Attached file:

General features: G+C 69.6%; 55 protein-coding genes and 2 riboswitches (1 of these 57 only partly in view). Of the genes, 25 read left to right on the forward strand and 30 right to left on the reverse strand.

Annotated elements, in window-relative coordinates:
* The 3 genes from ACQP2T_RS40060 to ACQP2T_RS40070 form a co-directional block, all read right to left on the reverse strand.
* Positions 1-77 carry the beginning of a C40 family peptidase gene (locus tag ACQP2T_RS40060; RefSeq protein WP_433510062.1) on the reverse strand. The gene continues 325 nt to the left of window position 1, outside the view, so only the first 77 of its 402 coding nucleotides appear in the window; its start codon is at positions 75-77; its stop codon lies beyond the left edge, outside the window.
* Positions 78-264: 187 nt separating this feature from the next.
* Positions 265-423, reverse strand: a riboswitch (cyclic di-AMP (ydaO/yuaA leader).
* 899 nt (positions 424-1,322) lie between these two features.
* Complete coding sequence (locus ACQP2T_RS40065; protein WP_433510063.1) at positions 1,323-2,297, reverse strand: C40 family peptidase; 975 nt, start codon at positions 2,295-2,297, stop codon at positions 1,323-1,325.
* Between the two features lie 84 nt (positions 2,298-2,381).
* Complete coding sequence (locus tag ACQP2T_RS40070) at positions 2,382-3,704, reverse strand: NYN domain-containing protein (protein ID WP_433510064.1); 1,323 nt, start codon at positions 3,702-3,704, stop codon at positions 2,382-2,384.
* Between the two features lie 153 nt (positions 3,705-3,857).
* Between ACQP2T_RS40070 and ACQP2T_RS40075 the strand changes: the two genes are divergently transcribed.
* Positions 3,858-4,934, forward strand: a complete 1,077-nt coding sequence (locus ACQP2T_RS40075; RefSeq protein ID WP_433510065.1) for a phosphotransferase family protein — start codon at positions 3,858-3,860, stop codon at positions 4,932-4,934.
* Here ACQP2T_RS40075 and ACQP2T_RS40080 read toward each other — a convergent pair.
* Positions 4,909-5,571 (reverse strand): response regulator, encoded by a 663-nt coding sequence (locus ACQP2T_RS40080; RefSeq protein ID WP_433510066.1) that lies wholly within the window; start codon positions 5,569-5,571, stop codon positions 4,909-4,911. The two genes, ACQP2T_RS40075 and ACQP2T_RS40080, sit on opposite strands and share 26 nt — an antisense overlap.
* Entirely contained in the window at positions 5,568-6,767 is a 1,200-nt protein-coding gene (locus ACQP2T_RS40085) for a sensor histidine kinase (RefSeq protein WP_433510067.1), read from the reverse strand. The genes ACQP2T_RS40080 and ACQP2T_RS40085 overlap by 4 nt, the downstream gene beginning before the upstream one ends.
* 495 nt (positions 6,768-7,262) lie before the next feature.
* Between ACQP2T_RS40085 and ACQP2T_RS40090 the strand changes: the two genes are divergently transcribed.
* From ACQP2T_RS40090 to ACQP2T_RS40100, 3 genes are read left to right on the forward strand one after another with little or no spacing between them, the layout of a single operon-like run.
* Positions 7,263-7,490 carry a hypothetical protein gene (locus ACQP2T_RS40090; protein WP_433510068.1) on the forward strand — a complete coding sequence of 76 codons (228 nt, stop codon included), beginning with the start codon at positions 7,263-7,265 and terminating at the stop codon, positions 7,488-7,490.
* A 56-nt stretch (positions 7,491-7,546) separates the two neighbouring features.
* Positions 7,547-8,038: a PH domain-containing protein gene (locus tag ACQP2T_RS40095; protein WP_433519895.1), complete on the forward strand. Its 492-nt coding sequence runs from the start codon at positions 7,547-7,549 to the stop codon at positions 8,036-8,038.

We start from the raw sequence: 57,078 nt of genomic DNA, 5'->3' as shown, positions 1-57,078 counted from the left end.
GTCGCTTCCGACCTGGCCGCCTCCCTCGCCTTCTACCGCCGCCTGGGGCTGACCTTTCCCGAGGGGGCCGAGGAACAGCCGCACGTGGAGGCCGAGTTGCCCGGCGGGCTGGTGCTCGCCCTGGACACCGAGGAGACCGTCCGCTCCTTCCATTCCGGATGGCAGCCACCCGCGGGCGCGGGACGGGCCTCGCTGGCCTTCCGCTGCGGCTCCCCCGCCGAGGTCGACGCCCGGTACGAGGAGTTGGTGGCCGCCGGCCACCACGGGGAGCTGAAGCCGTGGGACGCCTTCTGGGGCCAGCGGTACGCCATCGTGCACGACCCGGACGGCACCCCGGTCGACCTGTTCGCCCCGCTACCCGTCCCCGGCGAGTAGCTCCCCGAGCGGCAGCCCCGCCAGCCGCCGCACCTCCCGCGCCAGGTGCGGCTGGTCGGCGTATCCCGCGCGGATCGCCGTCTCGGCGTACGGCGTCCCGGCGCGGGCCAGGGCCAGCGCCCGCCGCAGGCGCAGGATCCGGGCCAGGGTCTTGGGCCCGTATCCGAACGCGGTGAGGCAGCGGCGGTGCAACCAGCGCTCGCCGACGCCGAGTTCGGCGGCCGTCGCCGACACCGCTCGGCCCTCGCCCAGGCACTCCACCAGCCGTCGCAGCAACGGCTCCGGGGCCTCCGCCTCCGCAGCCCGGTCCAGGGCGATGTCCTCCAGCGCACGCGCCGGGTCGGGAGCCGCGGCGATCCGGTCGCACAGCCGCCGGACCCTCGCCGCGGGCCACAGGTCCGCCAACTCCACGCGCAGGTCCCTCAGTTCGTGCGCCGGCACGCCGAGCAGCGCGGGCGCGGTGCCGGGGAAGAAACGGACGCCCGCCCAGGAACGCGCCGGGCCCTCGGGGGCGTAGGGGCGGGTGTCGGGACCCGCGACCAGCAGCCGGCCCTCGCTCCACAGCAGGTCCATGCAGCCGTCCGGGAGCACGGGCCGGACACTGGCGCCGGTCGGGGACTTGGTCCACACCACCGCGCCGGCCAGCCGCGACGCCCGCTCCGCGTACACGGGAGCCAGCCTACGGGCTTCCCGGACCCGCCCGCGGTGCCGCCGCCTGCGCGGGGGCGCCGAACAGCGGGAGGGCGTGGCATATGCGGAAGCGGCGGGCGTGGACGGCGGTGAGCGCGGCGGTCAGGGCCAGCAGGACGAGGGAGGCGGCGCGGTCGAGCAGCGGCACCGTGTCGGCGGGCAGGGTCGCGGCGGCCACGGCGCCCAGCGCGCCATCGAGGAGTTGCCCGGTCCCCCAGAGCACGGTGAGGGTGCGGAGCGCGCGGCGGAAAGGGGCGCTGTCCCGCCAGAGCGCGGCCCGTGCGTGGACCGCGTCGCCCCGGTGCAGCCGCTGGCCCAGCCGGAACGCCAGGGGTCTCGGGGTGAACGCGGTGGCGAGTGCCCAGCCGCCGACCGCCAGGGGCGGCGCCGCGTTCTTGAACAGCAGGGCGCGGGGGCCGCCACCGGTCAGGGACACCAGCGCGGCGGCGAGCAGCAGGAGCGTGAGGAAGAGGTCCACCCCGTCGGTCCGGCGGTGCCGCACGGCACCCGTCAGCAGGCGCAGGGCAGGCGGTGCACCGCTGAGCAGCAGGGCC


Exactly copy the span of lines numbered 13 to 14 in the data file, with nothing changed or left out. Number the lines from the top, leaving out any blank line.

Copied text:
* Positions 3,858-4,934, forward strand: a complete 1,077-nt coding sequence (locus ACQP2T_RS40075; RefSeq protein ID WP_433510065.1) for a phosphotransferase family protein — start codon at positions 3,858-3,860, stop codon at positions 4,932-4,934.
* Here ACQP2T_RS40075 and ACQP2T_RS40080 read toward each other — a convergent pair.